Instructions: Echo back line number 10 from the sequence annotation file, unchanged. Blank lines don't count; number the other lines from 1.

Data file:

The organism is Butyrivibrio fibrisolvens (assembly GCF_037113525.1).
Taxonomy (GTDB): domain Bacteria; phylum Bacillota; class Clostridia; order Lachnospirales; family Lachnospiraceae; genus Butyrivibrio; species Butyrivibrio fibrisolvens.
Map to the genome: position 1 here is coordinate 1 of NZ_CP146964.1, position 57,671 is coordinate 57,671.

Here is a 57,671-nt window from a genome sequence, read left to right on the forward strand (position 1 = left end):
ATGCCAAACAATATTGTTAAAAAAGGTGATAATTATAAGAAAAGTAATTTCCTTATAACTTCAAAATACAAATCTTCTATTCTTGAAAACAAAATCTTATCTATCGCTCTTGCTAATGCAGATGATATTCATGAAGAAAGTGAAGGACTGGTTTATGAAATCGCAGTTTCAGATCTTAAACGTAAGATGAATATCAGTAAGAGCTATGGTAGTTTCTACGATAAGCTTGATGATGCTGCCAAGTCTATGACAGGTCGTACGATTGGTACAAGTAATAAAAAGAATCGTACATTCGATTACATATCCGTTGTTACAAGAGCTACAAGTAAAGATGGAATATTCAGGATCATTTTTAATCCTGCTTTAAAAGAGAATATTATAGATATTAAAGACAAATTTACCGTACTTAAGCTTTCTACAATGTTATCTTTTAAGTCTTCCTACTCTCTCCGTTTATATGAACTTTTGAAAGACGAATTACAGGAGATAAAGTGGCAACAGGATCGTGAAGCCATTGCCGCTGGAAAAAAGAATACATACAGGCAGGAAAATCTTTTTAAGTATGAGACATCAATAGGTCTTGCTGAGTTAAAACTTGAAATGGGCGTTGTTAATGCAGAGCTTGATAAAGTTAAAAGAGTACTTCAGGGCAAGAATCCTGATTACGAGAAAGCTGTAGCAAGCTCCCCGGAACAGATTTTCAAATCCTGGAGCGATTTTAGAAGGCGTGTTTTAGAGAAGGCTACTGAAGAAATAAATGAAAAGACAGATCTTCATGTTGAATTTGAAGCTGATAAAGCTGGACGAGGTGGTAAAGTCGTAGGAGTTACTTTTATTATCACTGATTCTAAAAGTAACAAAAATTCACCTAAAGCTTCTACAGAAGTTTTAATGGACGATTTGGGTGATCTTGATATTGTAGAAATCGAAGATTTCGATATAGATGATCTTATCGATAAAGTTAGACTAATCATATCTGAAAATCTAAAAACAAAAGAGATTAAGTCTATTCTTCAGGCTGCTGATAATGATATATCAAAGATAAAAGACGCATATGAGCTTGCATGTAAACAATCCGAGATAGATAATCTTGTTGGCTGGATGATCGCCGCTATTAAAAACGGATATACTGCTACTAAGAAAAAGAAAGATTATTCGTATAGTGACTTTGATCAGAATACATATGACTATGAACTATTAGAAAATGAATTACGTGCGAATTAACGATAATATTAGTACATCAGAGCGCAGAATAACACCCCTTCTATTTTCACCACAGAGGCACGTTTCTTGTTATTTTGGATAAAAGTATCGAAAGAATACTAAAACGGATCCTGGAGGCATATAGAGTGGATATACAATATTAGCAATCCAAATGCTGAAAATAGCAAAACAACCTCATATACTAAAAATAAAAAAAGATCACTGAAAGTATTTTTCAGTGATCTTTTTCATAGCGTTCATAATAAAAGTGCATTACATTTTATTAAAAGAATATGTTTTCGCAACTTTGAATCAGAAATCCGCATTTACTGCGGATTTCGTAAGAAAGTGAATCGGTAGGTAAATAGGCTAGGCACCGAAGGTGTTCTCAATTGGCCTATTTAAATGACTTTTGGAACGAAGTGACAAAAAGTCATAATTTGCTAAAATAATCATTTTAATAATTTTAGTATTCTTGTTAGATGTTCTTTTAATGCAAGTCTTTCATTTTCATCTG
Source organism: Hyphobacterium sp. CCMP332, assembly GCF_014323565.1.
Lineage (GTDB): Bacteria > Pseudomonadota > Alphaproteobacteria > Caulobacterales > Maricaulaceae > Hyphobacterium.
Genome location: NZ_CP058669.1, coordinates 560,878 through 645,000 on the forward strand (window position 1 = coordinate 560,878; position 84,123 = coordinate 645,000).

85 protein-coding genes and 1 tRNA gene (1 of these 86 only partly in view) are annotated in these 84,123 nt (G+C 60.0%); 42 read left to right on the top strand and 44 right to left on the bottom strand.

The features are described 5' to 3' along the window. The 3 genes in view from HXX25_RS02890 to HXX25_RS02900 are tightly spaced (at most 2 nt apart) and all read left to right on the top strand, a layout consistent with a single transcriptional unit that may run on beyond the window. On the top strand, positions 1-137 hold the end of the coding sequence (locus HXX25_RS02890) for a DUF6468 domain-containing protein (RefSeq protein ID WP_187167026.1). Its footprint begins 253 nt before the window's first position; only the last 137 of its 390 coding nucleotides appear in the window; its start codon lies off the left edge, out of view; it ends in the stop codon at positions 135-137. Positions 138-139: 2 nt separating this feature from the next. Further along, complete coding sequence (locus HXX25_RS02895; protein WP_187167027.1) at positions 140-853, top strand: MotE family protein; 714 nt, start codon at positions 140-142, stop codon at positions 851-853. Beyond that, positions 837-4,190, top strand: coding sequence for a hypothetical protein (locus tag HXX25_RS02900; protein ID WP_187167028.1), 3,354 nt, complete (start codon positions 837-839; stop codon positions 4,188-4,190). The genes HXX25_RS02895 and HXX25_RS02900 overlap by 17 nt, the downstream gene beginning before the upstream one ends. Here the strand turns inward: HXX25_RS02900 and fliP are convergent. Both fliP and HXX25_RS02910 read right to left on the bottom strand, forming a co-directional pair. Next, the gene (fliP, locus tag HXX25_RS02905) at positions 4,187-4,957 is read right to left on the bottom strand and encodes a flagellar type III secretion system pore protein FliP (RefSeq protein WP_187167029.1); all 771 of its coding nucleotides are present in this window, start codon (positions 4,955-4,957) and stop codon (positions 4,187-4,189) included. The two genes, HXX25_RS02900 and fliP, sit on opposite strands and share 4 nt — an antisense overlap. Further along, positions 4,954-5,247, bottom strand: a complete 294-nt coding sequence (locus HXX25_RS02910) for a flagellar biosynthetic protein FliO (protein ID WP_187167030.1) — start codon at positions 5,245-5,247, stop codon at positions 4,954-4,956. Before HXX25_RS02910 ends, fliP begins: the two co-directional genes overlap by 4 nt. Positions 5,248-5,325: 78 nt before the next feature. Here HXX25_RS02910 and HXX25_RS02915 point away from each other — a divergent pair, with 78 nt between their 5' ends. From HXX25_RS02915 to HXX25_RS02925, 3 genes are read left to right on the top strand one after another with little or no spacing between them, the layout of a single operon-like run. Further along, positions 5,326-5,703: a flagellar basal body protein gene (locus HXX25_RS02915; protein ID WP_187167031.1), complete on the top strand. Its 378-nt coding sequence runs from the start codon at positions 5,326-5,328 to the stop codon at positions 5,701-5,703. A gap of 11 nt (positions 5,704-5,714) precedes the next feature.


The features are described 5' to 3' along the window. The 3 genes in view from HXX25_RS02890 to HXX25_RS02900 are tightly spaced (at most 2 nt apart) and all read left to right on the top strand, a layout consistent with a single transcriptional unit that may run on beyond the window. On the top strand, positions 1-137 hold the end of the coding sequence (locus HXX25_RS02890) for a DUF6468 domain-containing protein (RefSeq protein ID WP_187167026.1). Its footprint begins 253 nt before the window's first position; only the last 137 of its 390 coding nucleotides appear in the window; its start codon lies off the left edge, out of view; it ends in the stop codon at positions 135-137. Positions 138-139: 2 nt separating this feature from the next. Further along, complete coding sequence (locus HXX25_RS02895; protein WP_187167027.1) at positions 140-853, top strand: MotE family protein; 714 nt, start codon at positions 140-142, stop codon at positions 851-853. Beyond that, positions 837-4,190, top strand: coding sequence for a hypothetical protein (locus tag HXX25_RS02900; protein ID WP_187167028.1), 3,354 nt, complete (start codon positions 837-839; stop codon positions 4,188-4,190). The genes HXX25_RS02895 and HXX25_RS02900 overlap by 17 nt, the downstream gene beginning before the upstream one ends. Here the strand turns inward: HXX25_RS02900 and fliP are convergent. Both fliP and HXX25_RS02910 read right to left on the bottom strand, forming a co-directional pair. Next, the gene (fliP, locus tag HXX25_RS02905) at positions 4,187-4,957 is read right to left on the bottom strand and encodes a flagellar type III secretion system pore protein FliP (RefSeq protein WP_187167029.1); all 771 of its coding nucleotides are present in this window, start codon (positions 4,955-4,957) and stop codon (positions 4,187-4,189) included. The two genes, HXX25_RS02900 and fliP, sit on opposite strands and share 4 nt — an antisense overlap. Further along, positions 4,954-5,247, bottom strand: a complete 294-nt coding sequence (locus HXX25_RS02910) for a flagellar biosynthetic protein FliO (protein ID WP_187167030.1) — start codon at positions 5,245-5,247, stop codon at positions 4,954-4,956. Before HXX25_RS02910 ends, fliP begins: the two co-directional genes overlap by 4 nt. Positions 5,248-5,325: 78 nt before the next feature. Here HXX25_RS02910 and HXX25_RS02915 point away from each other — a divergent pair, with 78 nt between their 5' ends. From HXX25_RS02915 to HXX25_RS02925, 3 genes are read left to right on the top strand one after another with little or no spacing between them, the layout of a single operon-like run. Further along, positions 5,326-5,703: a flagellar basal body protein gene (locus HXX25_RS02915; protein ID WP_187167031.1), complete on the top strand. Its 378-nt coding sequence runs from the start codon at positions 5,326-5,328 to the stop codon at positions 5,701-5,703. A gap of 11 nt (positions 5,704-5,714) precedes the next feature.